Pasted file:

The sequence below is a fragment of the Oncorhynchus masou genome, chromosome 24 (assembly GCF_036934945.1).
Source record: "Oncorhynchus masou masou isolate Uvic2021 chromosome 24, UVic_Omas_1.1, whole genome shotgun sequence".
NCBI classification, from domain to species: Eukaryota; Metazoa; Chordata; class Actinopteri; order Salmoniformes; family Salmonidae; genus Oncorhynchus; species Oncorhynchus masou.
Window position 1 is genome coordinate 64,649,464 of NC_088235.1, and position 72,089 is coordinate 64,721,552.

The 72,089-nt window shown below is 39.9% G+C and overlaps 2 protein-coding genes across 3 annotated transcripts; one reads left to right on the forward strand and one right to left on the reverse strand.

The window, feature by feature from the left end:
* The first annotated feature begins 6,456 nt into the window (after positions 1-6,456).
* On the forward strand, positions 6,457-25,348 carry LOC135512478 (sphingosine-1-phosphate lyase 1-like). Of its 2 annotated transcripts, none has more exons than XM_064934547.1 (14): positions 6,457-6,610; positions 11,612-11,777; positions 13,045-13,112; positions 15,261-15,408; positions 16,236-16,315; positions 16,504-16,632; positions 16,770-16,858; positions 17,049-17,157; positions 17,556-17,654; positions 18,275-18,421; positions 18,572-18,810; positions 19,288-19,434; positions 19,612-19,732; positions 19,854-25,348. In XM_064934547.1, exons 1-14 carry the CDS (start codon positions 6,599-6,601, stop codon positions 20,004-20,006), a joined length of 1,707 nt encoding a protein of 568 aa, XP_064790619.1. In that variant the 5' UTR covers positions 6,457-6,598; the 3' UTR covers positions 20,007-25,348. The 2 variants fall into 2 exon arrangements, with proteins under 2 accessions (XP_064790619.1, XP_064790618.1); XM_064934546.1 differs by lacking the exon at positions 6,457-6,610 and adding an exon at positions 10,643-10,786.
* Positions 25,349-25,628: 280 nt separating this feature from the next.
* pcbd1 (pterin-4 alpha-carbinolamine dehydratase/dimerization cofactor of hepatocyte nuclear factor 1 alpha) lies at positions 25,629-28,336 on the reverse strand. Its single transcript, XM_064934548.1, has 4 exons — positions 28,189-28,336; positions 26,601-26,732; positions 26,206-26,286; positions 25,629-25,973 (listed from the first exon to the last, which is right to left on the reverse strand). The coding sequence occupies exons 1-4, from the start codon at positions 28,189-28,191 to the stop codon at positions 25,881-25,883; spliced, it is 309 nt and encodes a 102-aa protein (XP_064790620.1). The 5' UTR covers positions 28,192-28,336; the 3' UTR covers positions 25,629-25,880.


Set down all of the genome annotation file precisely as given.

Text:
The sequence below is a fragment of the Oncorhynchus masou genome, chromosome 24 (assembly GCF_036934945.1).
Source record: "Oncorhynchus masou masou isolate Uvic2021 chromosome 24, UVic_Omas_1.1, whole genome shotgun sequence".
NCBI classification, from domain to species: Eukaryota; Metazoa; Chordata; class Actinopteri; order Salmoniformes; family Salmonidae; genus Oncorhynchus; species Oncorhynchus masou.
Window position 1 is genome coordinate 64,649,464 of NC_088235.1, and position 72,089 is coordinate 64,721,552.

The 72,089-nt window shown below is 39.9% G+C and overlaps 2 protein-coding genes across 3 annotated transcripts; one reads left to right on the forward strand and one right to left on the reverse strand.

The window, feature by feature from the left end:
* The first annotated feature begins 6,456 nt into the window (after positions 1-6,456).
* On the forward strand, positions 6,457-25,348 carry LOC135512478 (sphingosine-1-phosphate lyase 1-like). Of its 2 annotated transcripts, none has more exons than XM_064934547.1 (14): positions 6,457-6,610; positions 11,612-11,777; positions 13,045-13,112; positions 15,261-15,408; positions 16,236-16,315; positions 16,504-16,632; positions 16,770-16,858; positions 17,049-17,157; positions 17,556-17,654; positions 18,275-18,421; positions 18,572-18,810; positions 19,288-19,434; positions 19,612-19,732; positions 19,854-25,348. In XM_064934547.1, exons 1-14 carry the CDS (start codon positions 6,599-6,601, stop codon positions 20,004-20,006), a joined length of 1,707 nt encoding a protein of 568 aa, XP_064790619.1. In that variant the 5' UTR covers positions 6,457-6,598; the 3' UTR covers positions 20,007-25,348. The 2 variants fall into 2 exon arrangements, with proteins under 2 accessions (XP_064790619.1, XP_064790618.1); XM_064934546.1 differs by lacking the exon at positions 6,457-6,610 and adding an exon at positions 10,643-10,786.
* Positions 25,349-25,628: 280 nt separating this feature from the next.
* pcbd1 (pterin-4 alpha-carbinolamine dehydratase/dimerization cofactor of hepatocyte nuclear factor 1 alpha) lies at positions 25,629-28,336 on the reverse strand. Its single transcript, XM_064934548.1, has 4 exons — positions 28,189-28,336; positions 26,601-26,732; positions 26,206-26,286; positions 25,629-25,973 (listed from the first exon to the last, which is right to left on the reverse strand). The coding sequence occupies exons 1-4, from the start codon at positions 28,189-28,191 to the stop codon at positions 25,881-25,883; spliced, it is 309 nt and encodes a 102-aa protein (XP_064790620.1). The 5' UTR covers positions 28,192-28,336; the 3' UTR covers positions 25,629-25,880.